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A RECENT instance of the abuse of monitorial power in a public school, has given rise to a controversy on the subject of school government, and led to the inditing of many letters and leading articles in newspapers on “ Fagging and Flogging” in our public schools. Without expressing any opinion on the animus of these effusions, I may be allowed to remark that neither the tone nor temper in which these topics have been discussed is such as to conduce to a dispassionate consideration of a very grave and important subject.
It appears to me that the public have received an impression of the management of public schools, and the influence of their discipline, which is very far from being fair and correct; and that those who condemn the monitorial system in toto, and denounce “ fagging and flogging” on the evidence adduced by the writers alluded to, have formed their judgment on slight and ex parte evidence, and pronounced their verdict on inadequate grounds.
Having strong opinions on the subject, derived from my own personal experience of school-life passed under two different systems-the “usher” system of a private, and the “ monitorial” of a public school-I resolved to publish these “ School Experiences of a Fag” under both phases of scholastic government, with the view of supplying those interested in the subject with other data than such as had been afforded them, for arriving at a just opinion on the
a important point under consideration.
I have laboured to do this fairly; and if it be thought that I have depicted my experiences of a public school in too bright colours, I can only reply that I have truly expressed the feelings with which I look back upon that schoolboy portion of my younger days. And surely it is no small praise of any school that one of its quondam members should have devoted a portion of his scanty leisure to the purpose of bearing testimony in its favour.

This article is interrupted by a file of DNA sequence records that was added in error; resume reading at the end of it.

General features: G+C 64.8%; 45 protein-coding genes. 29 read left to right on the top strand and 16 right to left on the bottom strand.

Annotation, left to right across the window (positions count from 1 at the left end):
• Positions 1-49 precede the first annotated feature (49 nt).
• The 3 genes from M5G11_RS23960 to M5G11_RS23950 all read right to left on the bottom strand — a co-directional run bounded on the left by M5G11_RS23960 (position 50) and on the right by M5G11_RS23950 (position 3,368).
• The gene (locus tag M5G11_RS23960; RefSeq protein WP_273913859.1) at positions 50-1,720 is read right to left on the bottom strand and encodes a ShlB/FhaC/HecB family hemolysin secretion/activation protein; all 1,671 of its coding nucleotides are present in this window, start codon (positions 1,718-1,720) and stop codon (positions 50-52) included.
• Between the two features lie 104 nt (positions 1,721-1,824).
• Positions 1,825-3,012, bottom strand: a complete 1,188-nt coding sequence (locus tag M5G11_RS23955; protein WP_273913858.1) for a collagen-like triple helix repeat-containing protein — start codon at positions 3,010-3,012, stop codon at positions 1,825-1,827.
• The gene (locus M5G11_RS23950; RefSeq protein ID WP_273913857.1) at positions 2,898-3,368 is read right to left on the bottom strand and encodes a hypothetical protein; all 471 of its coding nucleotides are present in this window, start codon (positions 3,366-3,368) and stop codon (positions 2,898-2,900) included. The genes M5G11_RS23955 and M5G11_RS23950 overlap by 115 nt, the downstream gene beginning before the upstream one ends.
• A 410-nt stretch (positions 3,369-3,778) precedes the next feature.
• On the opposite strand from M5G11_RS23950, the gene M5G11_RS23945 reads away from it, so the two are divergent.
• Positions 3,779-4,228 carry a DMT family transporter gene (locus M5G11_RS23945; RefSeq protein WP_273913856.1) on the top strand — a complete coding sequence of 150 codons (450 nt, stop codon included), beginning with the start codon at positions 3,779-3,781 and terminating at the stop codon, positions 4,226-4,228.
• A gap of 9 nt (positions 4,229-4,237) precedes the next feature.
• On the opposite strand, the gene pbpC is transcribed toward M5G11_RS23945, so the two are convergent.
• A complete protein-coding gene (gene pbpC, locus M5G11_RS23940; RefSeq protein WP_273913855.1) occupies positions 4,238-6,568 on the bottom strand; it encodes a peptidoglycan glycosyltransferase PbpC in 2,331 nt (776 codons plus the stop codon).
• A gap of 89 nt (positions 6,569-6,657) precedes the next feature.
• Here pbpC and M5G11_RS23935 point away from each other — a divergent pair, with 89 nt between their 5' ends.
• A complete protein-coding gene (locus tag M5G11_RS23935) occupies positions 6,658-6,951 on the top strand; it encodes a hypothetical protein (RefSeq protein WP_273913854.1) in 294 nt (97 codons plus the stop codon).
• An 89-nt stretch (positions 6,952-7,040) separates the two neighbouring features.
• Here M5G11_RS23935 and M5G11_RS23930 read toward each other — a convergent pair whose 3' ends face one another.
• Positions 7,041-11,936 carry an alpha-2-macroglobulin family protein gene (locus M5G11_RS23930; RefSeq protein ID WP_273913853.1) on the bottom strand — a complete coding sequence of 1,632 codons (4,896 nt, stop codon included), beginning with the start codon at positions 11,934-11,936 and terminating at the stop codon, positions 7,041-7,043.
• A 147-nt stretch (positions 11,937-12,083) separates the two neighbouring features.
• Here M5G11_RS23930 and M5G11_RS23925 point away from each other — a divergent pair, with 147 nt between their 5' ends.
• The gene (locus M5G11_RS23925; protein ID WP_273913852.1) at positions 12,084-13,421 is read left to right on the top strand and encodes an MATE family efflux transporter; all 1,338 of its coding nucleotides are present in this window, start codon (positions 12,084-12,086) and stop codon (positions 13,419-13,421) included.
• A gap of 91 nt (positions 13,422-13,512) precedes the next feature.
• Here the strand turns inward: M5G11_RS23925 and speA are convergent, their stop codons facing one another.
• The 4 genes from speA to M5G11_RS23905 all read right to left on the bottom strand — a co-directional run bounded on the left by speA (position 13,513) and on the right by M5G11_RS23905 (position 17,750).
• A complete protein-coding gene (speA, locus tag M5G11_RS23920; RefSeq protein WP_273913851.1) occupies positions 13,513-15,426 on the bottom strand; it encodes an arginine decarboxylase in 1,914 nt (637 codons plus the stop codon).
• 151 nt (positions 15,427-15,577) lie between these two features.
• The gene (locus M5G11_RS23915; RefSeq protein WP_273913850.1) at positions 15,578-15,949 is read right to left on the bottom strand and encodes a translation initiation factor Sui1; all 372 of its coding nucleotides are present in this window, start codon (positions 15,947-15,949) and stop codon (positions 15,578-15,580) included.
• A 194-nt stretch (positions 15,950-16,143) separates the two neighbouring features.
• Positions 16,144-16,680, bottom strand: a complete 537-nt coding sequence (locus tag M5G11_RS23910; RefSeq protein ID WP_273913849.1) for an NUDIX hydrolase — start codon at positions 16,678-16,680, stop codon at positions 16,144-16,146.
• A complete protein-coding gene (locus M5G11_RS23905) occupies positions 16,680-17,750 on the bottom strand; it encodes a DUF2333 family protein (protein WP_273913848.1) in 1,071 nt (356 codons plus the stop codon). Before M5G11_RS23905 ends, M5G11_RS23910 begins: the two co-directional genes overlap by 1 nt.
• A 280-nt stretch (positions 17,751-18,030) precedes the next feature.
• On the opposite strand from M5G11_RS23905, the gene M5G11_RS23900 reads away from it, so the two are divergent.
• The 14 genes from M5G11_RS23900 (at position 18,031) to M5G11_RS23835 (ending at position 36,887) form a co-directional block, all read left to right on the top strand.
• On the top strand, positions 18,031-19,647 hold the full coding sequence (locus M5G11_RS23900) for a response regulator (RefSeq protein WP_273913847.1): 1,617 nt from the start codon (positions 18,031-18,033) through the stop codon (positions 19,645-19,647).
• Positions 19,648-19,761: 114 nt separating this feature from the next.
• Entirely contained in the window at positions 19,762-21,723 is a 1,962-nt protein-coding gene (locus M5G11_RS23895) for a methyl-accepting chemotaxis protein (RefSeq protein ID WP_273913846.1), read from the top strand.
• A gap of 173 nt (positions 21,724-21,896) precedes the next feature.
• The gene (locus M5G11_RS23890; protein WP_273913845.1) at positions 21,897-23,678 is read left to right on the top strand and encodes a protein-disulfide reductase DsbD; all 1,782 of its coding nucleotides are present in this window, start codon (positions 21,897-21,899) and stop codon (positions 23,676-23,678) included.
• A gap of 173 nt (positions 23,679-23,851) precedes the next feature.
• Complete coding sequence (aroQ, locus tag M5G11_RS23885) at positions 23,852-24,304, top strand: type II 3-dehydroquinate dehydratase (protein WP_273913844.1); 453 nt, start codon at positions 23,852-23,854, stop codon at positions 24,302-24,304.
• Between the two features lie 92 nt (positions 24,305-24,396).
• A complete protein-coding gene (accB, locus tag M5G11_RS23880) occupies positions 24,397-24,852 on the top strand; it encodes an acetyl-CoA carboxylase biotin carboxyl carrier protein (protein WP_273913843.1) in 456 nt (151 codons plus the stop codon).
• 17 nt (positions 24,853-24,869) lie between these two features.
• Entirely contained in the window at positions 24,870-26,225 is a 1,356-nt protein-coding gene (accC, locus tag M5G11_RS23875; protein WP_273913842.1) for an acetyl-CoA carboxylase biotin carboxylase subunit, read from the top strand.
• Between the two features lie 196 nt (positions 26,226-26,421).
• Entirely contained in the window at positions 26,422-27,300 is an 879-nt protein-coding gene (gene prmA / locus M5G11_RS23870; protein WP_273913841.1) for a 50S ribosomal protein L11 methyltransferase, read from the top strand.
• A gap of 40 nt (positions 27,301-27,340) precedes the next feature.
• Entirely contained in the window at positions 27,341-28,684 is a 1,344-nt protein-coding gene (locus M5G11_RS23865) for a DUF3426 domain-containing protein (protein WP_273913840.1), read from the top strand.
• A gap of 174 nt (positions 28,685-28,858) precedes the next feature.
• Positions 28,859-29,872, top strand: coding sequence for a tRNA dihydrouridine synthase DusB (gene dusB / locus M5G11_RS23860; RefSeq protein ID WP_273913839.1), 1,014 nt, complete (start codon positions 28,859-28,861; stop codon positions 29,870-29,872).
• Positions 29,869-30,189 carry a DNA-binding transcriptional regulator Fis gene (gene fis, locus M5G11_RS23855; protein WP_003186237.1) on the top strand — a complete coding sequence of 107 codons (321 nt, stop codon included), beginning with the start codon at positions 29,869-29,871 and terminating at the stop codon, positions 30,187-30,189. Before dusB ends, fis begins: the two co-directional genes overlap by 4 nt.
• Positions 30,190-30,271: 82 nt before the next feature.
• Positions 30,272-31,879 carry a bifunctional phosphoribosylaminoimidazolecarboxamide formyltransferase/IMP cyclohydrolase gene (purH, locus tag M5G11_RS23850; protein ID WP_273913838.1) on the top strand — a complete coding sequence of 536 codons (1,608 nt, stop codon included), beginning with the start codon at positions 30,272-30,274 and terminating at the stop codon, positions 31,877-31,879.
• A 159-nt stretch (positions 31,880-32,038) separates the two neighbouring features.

Nor can any amount of censure lessen the force of the fact that, with scarcely an exception, publicschool men love and reverence the place where they were educated; not merely for the friendships they formed there, but on account of the pleasurable and salutary influence of the government of the little community.
In the chapters on private-school life, I have drawn much on the information and experiences of others, in order to give greater completeness to the picture. But I had no need to do this in the case of the public school: my own recollections afforded me sufficient materials. I have endeavoured faithfully to paint both systems, and
“ Nothing extenuate, nor set down aught in malice."
Perhaps it would have been wiser not to have indulged in reflections or arguments, but to have left my readers to form their own opinion. When, however, as I wrote this story, the old